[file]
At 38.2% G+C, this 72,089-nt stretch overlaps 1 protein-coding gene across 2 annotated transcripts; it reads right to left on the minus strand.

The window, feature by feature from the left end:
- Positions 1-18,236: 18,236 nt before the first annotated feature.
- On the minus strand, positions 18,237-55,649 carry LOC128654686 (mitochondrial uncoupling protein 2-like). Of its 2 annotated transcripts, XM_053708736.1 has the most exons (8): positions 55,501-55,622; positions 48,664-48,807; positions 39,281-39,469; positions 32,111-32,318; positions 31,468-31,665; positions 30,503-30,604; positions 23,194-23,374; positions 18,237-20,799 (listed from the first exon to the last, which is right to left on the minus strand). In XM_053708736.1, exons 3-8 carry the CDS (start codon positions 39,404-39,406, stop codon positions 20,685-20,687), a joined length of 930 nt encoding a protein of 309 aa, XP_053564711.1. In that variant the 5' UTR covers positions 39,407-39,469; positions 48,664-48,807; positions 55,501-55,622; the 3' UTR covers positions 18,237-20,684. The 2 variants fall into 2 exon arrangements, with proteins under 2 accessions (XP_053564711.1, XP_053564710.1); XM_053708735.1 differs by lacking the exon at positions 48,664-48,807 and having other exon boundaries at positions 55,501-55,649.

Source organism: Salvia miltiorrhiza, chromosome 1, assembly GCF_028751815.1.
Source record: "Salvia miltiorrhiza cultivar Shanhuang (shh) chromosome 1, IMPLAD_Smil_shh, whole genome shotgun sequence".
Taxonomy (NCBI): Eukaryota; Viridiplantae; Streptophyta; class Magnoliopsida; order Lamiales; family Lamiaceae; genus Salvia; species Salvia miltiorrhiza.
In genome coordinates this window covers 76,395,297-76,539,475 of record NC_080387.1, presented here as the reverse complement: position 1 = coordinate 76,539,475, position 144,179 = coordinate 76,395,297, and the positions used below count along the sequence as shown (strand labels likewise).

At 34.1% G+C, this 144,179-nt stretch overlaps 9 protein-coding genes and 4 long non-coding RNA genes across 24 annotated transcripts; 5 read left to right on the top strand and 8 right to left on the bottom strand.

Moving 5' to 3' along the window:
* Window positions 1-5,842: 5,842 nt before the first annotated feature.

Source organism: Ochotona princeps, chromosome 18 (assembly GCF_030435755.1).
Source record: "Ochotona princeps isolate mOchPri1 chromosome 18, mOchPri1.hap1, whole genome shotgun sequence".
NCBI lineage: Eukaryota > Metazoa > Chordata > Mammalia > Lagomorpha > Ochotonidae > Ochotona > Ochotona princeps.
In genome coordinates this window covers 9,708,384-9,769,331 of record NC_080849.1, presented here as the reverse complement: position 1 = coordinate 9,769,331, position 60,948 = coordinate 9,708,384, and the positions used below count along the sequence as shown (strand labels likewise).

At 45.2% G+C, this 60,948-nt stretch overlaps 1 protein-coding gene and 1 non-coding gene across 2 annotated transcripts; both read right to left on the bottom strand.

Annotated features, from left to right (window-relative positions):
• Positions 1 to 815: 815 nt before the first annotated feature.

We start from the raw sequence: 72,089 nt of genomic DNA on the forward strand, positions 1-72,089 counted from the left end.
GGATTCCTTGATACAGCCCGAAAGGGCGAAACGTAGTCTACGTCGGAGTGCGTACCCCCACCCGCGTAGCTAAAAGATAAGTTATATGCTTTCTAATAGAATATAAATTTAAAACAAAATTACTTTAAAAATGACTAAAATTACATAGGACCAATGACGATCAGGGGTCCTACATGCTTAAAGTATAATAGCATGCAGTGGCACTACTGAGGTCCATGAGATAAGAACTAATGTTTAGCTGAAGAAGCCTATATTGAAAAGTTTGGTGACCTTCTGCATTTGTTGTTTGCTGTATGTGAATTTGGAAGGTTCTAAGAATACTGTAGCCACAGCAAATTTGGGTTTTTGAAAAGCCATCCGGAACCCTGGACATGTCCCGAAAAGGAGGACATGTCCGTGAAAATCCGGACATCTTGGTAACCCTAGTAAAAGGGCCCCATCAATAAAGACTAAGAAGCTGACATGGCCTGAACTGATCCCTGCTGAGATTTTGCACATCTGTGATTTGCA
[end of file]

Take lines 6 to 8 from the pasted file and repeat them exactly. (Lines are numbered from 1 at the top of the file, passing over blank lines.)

Source record: "Salvia miltiorrhiza cultivar Shanhuang (shh) chromosome 1, IMPLAD_Smil_shh, whole genome shotgun sequence".
Taxonomy (NCBI): Eukaryota; Viridiplantae; Streptophyta; class Magnoliopsida; order Lamiales; family Lamiaceae; genus Salvia; species Salvia miltiorrhiza.
In genome coordinates this window covers 76,395,297-76,539,475 of record NC_080387.1, presented here as the reverse complement: position 1 = coordinate 76,539,475, position 144,179 = coordinate 76,395,297, and the positions used below count along the sequence as shown (strand labels likewise).